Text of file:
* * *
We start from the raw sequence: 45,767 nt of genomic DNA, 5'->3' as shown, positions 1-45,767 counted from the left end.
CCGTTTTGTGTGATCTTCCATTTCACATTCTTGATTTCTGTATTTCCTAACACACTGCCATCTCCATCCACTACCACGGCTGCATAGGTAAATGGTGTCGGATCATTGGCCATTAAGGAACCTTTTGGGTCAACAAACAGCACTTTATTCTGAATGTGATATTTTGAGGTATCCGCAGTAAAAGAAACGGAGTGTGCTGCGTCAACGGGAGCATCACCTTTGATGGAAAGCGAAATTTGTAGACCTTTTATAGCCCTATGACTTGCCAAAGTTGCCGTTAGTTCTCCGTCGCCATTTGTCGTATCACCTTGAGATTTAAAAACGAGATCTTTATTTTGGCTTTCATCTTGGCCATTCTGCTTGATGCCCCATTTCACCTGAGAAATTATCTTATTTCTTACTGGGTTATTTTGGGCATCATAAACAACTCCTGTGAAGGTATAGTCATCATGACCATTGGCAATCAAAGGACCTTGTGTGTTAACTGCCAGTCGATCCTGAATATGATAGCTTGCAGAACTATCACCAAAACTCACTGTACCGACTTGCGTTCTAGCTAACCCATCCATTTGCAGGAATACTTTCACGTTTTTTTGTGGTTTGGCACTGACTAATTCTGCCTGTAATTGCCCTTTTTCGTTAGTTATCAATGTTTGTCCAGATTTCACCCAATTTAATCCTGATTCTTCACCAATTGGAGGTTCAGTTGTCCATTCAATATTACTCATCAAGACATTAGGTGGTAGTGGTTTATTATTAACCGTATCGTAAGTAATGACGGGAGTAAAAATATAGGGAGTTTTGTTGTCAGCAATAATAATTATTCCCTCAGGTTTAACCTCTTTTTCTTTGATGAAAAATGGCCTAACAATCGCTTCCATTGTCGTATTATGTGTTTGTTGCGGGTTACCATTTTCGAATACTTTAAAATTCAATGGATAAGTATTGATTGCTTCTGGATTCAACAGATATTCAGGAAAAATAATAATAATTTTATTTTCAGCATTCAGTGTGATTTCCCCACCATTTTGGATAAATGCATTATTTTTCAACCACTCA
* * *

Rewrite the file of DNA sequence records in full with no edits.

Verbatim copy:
We start from the raw sequence: 45,767 nt of genomic DNA, 5'->3' as shown, positions 1-45,767 counted from the left end.
CCGTTTTGTGTGATCTTCCATTTCACATTCTTGATTTCTGTATTTCCTAACACACTGCCATCTCCATCCACTACCACGGCTGCATAGGTAAATGGTGTCGGATCATTGGCCATTAAGGAACCTTTTGGGTCAACAAACAGCACTTTATTCTGAATGTGATATTTTGAGGTATCCGCAGTAAAAGAAACGGAGTGTGCTGCGTCAACGGGAGCATCACCTTTGATGGAAAGCGAAATTTGTAGACCTTTTATAGCCCTATGACTTGCCAAAGTTGCCGTTAGTTCTCCGTCGCCATTTGTCGTATCACCTTGAGATTTAAAAACGAGATCTTTATTTTGGCTTTCATCTTGGCCATTCTGCTTGATGCCCCATTTCACCTGAGAAATTATCTTATTTCTTACTGGGTTATTTTGGGCATCATAAACAACTCCTGTGAAGGTATAGTCATCATGACCATTGGCAATCAAAGGACCTTGTGTGTTAACTGCCAGTCGATCCTGAATATGATAGCTTGCAGAACTATCACCAAAACTCACTGTACCGACTTGCGTTCTAGCTAACCCATCCATTTGCAGGAATACTTTCACGTTTTTTTGTGGTTTGGCACTGACTAATTCTGCCTGTAATTGCCCTTTTTCGTTAGTTATCAATGTTTGTCCAGATTTCACCCAATTTAATCCTGATTCTTCACCAATTGGAGGTTCAGTTGTCCATTCAATATTACTCATCAAGACATTAGGTGGTAGTGGTTTATTATTAACCGTATCGTAAGTAATGACGGGAGTAAAAATATAGGGAGTTTTGTTGTCAGCAATAATAATTATTCCCTCAGGTTTAACCTCTTTTTCTTTGATGAAAAATGGCCTAACAATCGCTTCCATTGTCGTATTATGTGTTTGTTGCGGGTTACCATTTTCGAATACTTTAAAATTCAATGGATAAGTATTGATTGCTTCTGGATTCAACAGATATTCAGGAAAAATAATAATAATTTTATTTTCAGCATTCAGTGTGATTTCCCCACCATTTTGGATAAATGCATTATTTTTCAACCACTCA